tag:blogger.com,1999:blog-15136575.post4919288366249501925..comments2023-10-17T12:00:16.772+01:00Comments on Code rant: Monads in C#-4. Linq loves Monads!Mike Hadlowhttp://www.blogger.com/profile/16441901713967254504noreply@blogger.comBlogger5125tag:blogger.com,1999:blog-15136575.post-16563501951400712102017-05-08T05:08:50.149+01:002017-05-08T05:08:50.149+01:00Deeply helpful series, thank you. Could you provid...Deeply helpful series, thank you. Could you provide any more info on the fact that Linq works with Whatever, not just IEnumerable? Obviously, you are right and it does, as your code helpfully demonstrates!DWrighthttps://www.blogger.com/profile/05746226329644412303noreply@blogger.comtag:blogger.com,1999:blog-15136575.post-53014076261728044562016-09-13T09:55:37.222+01:002016-09-13T09:55:37.222+01:00LINQ loves monads, but it's not the only langu...LINQ loves monads, but it's not the only language construct that loves monads - there is also another, which maybe loves them even more:<br /><br />"There is actually one more way for writing some monadic computations in C# using the recently added query syntax. The syntax is very limited compared to the encoding using iterators, but may be suitable for some computations." [Thomas Petricek, Encoding monadic computations in C# using iterators]<br /><br />Iterators are older than LINQ, but now we have of course async/await. We can "await anything" already:<br /> public IEnumerable Numbers()<br /> {<br /> return EnumeratorMonad.Build(async Yield =><br /> {<br /> await Yield(11);<br /> await Yield(22);<br /> await Yield(33);<br /> });<br /> }<br />(full source code is available on StackOverflow)<br /><br />But in C#7 arbitrary async return types are going to be possible, which would allow constructs like this:<br /><br />"Running this C# code:<br /><br />static void Main()<br />{<br /> var nullable = DoNullableThings();<br /> Console.WriteLine(nullable.HasValue);<br /> Console.ReadLine();<br />}<br /><br />static async NullableTaskLike DoNullableThings()<br />{<br /> var val1 = await GetValue();<br /> var val2 = await GetNoValue();<br /><br /> var val3 = await GetValue();<br /> var val4 = await GetValue();<br /> var val5 = await GetValue();<br /> var val6 = await GetValue();<br /> var val7 = await GetValue();<br /> return val7;<br />}<br /><br />static async NullableTaskLike GetValue()<br />{<br /> Console.WriteLine("Returning 1");<br /> return 1;<br />}<br /><br />static async NullableTaskLike GetNoValue()<br />{<br /> Console.WriteLine("Returning none");<br /> return await new NullableTaskLike();<br />}<br /><br />produces this output:<br /><br />Returning 1<br />Returning none<br />False<br /><br />(...) Using this, we can leverage the compiler to write code that acts like do-notation in Haskell. This implementation of Nullable is akin to Haskell's Maybe type."<br /><br />Source: "Quick and dirty monadic Nullable implementation for the C# Tasklike language proposal" on GitHubuser1https://www.blogger.com/profile/13561134680556205808noreply@blogger.comtag:blogger.com,1999:blog-15136575.post-66970532137899967492011-01-15T13:33:59.575+00:002011-01-15T13:33:59.575+00:00Hi Yoann,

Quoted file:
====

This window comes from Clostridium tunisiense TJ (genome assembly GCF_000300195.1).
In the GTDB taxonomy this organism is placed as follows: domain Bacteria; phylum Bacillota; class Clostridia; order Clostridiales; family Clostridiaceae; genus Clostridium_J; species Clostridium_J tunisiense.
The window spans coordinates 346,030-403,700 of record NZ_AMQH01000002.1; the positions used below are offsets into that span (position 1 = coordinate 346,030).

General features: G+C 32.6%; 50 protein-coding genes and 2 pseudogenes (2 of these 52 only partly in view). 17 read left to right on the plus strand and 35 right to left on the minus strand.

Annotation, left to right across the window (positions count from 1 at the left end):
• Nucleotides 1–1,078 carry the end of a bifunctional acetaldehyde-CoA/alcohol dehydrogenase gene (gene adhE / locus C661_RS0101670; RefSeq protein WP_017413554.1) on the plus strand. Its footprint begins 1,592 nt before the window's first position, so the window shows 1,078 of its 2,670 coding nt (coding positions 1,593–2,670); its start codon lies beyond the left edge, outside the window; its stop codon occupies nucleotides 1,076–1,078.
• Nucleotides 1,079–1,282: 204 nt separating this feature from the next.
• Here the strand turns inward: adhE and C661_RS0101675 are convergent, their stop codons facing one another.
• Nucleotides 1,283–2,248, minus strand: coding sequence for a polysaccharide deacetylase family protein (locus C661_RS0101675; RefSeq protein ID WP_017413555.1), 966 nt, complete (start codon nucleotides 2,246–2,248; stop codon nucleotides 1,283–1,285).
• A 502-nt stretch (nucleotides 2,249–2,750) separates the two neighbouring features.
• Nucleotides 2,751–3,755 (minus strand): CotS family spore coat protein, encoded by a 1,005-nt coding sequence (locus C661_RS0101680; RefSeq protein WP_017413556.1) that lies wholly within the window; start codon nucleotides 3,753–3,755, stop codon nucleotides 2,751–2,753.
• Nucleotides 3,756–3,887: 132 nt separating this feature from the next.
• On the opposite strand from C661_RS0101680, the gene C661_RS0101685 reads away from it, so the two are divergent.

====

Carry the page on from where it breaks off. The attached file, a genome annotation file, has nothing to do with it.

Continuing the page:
Thanks for asking the question again he...Hi Yoann,<br /><br />Thanks for asking the question again here.<br /><br />I've found Monads a difficult abstraction to think intuitively about, and until you have that intuitive understanding, it's always going to be hard to spot a situation where they are going to be useful. But with that insight, all kinds of situations appear. I've noticed that in the Haskell community, almost everything seems to end up as a Monad, and they often stack Monads to make new ones. So for the example of the community that's been playing with Monads for longest there is ample evidence that they have a wide range of applications.<br /><br />But anyway, I'm not answering your question. One example would be where you repeat a control structure frequently in your code. The simple Maybe Monad shows how you can work with 'nullable' types, wrapping up all the actual null checking. The Maybe Monad also shows how they can work as a 'short-circuit', allowing you to break out of a series of operations if a certain condition appears. That's an awkward thing to code imperatively. Monads can also be used to pass on state orthogonally to the domain logic of your program, a good example of this would be a Monadic Parser. CPS style code can also be nicely wrapped with a Monad, the F# Async Monad is an excellent example of this. The list goes on.<br /><br />I'm still at the foothills of understanding these functional abstractions myself, but I've found that looking at existing examples is a very good way of getting some insight. I plan to examine a number of different Monads here, starting with the Maybe Monad in the next couple of days, so hopefully that will help too.Mike Hadlowhttps://www.blogger.com/profile/16441901713967254504noreply@blogger.comtag:blogger.com,1999:blog-15136575.post-37759397542048800862011-01-15T12:52:23.134+00:002011-01-15T12:52:23.134+00:00Hi Mike,
I left you a note on twitter yesterday r...Hi Mike,<br /><br />I left you a note on twitter yesterday regarding monads and my ineptitude to understand the benefits. <br /><br />First, these are great posts (and the ones before too).<br /><br />I can understand the implementation of monads and how they would work. however what I am not seeing is in which situations would you implement your own? <br /><br />Regards,<br /><br />Yoann.Yoann Esnaudhttps://www.blogger.com/profile/10288208834626071239noreply@blogger.comtag:blogger.com,1999:blog-15136575.post-72751299765219376172011-01-13T22:59:48.850+00:002011-01-13T22:59:48.850+00:00This blog series is shaping up to be something spe...This blog series is shaping up to be something special, good work.fschwietnoreply@blogger.com